Some of you are down on movies and television for celebrating immoral and even wicked actions and letting the characters in the story get away with it. Those are not unfounded criticisms.
As a fantasy novelist, I must plead guilty to writing in such a way that the story turns out as I want it to. King Ryons gets to Obann in time to save the city. Lord Orth passes through a phase of madness and idiocy to emerge as a true man of God. These things happen because I wrote them that way. It can’t be helped.
I watch a lot of old TV and movies. One reason is for relaxation. After a day of writing, I need to veg out. I don’t think any of you will accuse me of allowing these films to shape my moral outlook.
But there is another reason.
Writing a novel isn’t as easy as it looks. The only thing easy about it is that it’s very easy to mess it up. And as I write, I have two overriding concerns: character and story. Both have to be right, or the novel will be wrong.
So I watch for the same reason I never go to bed without a book to read until I fall asleep. I want to learn how to create and manage believable characters that my readers will respond to, and how to tell a story coherently, convincingly, and compellingly. I can’t learn that unless I immerse myself in other people’s stories. And because the story-telling art is so difficult, I have to keep learning all the time.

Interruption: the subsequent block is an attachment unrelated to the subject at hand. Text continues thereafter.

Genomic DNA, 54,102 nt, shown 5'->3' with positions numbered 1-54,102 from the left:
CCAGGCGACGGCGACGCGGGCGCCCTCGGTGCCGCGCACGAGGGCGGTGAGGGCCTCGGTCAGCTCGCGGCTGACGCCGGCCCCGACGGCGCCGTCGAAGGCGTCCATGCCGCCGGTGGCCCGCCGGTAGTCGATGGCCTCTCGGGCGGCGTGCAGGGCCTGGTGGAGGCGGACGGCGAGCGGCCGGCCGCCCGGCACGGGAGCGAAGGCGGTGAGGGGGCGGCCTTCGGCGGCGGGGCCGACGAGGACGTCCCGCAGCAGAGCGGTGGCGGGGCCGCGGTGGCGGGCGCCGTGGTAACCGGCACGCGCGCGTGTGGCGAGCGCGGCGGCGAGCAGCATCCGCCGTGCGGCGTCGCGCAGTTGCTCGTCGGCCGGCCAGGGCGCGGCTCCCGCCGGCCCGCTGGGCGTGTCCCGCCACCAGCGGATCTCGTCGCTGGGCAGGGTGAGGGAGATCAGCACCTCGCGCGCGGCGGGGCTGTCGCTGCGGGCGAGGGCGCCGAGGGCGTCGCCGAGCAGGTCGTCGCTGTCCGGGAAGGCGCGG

As hard as I try to avoid it, some of the stories I watch turn out to be dreck. From these I learn what not to do! From the others, the ones that are not pigs’ breakfasts, I pick up innumerable hints that I can apply to my own stories. From C.S. Lewis, Agatha Christie, Walter R. Brooks, J.R.R. Tolkien, Edgar Rice Burroughs, Arthur Upfield, and many others, I learn the techniques I need to make my novels stand the test of readership.
And daily Bible reading is indispensable as a guide to what I ought to put into my stories and what I ought to leave out. As a writer, I can do nothing without God’s blessing and guidance.
A steady diet of B.S. fiction, consumed uncritically, unthinkingly, for no other purpose than “because it’s there,” has a really good shot at rotting the consumer’s mind.
If you want to be a musician, you have to listen to other people’s music. The same hold true for story-tellers.